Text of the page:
Developer Experience (DX) encompasses many things. If you have a developer focussed product, like an API or SDK, it’s the experience from when a developer first hears about it, through to using it, and eventually choosing not to use it any more.
Throughout that journey there’s a multitude of things to think about. How should our product work? How will people learn how to get started? How will they be on-boarded? How will they get the most out of the product? How will they report problems? How will they learn about updates?
Unfortunately, more often than not, people think that DX refers almost exclusively to documentation. Dry, uninteresting documentation, thrown together shortly before the product is released or updated.. But it doesn’t have to be that way!
Treating DX the same way that you’d treat the user of any product will yield far more useful and elegant products, as well as having a more engaged developer community using it. To do that, all you need is a little structure to get you started.
In this post, I’m sharing my tried and tested approach for thinking about DX. I’ve applied this to API design, documentation design, event management, support processes, content strategies, and more. I’ve found it to be an effective way to kick off ideation in this space, and a great way to get discussion started.
Read on to see how I use the DX Ideation Toolkit, what’s in there, and how you can download it. Please share your feedback and thoughts in the comments!
How to use this
The toolkit isn’t a set of out-of-the-box answers to common questions. It’s a way to start focussed, fruitful conversations that lead to insights you can build on. It goes something like this:
- Agree what it is you’re focussing on. Is it on-boarding? Documentation, perhaps? Whatever it is, don’t go too broad, and make sure that everyone agrees.
- Think about the people involved in this experience. The toolkit gives you 11 persona archetypes to get you started, along with a short conversation starter for each. For example, a Penetration Tester who says “I make a living out of finding weaknesses in your product”. If you have existing personas, apply them here. If you don’t, explore each of these and add important attributes, driven by data if you have it.
- Think about the situations and emotional states people will have when they are involved in this experience. The toolkit gives you 10 situations to get you started, again with something to strike up a conversation. For example, a time when someone may be Stressed; “I need to use this, but I have competing priorities. I may not have the skills or support I need to use this properly.” Add more to make it relevant to your product.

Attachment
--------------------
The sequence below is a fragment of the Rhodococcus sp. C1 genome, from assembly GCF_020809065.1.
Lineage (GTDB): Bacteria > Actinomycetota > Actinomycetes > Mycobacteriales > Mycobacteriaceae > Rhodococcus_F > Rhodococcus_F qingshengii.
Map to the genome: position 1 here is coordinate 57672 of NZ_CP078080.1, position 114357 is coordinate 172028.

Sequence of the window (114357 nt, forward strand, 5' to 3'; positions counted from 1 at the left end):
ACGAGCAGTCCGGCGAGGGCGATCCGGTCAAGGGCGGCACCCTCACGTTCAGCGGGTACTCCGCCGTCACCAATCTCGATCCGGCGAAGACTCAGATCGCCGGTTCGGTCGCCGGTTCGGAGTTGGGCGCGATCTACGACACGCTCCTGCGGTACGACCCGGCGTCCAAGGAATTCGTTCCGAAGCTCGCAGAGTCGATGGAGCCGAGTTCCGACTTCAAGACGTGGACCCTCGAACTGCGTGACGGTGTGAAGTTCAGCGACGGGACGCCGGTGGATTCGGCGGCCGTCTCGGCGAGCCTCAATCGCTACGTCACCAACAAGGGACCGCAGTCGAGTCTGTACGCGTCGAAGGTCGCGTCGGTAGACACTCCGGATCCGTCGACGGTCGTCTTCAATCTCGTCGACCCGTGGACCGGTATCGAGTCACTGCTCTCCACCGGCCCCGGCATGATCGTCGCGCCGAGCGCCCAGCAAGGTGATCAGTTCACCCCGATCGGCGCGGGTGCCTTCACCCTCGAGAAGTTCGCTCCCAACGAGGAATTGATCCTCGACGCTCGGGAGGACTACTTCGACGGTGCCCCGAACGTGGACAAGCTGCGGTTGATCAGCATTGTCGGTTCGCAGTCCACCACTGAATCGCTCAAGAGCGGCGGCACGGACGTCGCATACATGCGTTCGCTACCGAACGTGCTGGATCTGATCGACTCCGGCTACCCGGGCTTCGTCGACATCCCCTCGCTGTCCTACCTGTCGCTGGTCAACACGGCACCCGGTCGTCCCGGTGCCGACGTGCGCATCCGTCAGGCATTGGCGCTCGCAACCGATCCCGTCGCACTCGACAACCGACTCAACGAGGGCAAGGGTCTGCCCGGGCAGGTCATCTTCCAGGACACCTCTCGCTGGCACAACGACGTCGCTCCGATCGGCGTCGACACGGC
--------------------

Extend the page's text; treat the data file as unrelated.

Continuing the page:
- For each persona and situation, think about the specific goals and needs at play. Document them and group similar needs together. Try to prioritise those needs based on what’s most important or valuable to your personas.
- Think about how the current experience caters to those needs. Draw user journey maps if you can.
- Armed with this knowledge, now is the time to start to ideate around the question, “How can we improve the experience to better meet these needs?”
What’s in the DX Ideation Toolkit?
Welcome: A summary of what’s in the kit.
Personas: Several common personas relevant to DX discussions, along with some conversation starters for each.
Situations: Several common situational/emotional states common to DX discussions, along with some conversation starters.
Template for Personas/Situations: A sheet of empty cards so that you can create more personas or situations to reflect your own customers/users and product(s).
Example exploration: An example of how you might explore the needs for personas in each of the situations. In this case, the example is for API documentation.
Example grouping: An example of how you might group the needs that you uncover.
Template: Exploration (1 persona): An empty exploration template for a single persona.
Template: Exploration (2 personas): An empty exploration template for two personas.
Checklist (all personas): All of the personas and situations in a table, so that you can keep track of what you have and haven’t yet covered.
Developer Experience Ideation Toolkit by Mathew Cropper is licensed under a Creative Commons Attribution-NonCommercial-ShareAlike 4.0 International License.
Based on a work at mathewcropper.co.uk.
Permissions beyond the scope of this license may be available at mathewcropper.co.uk.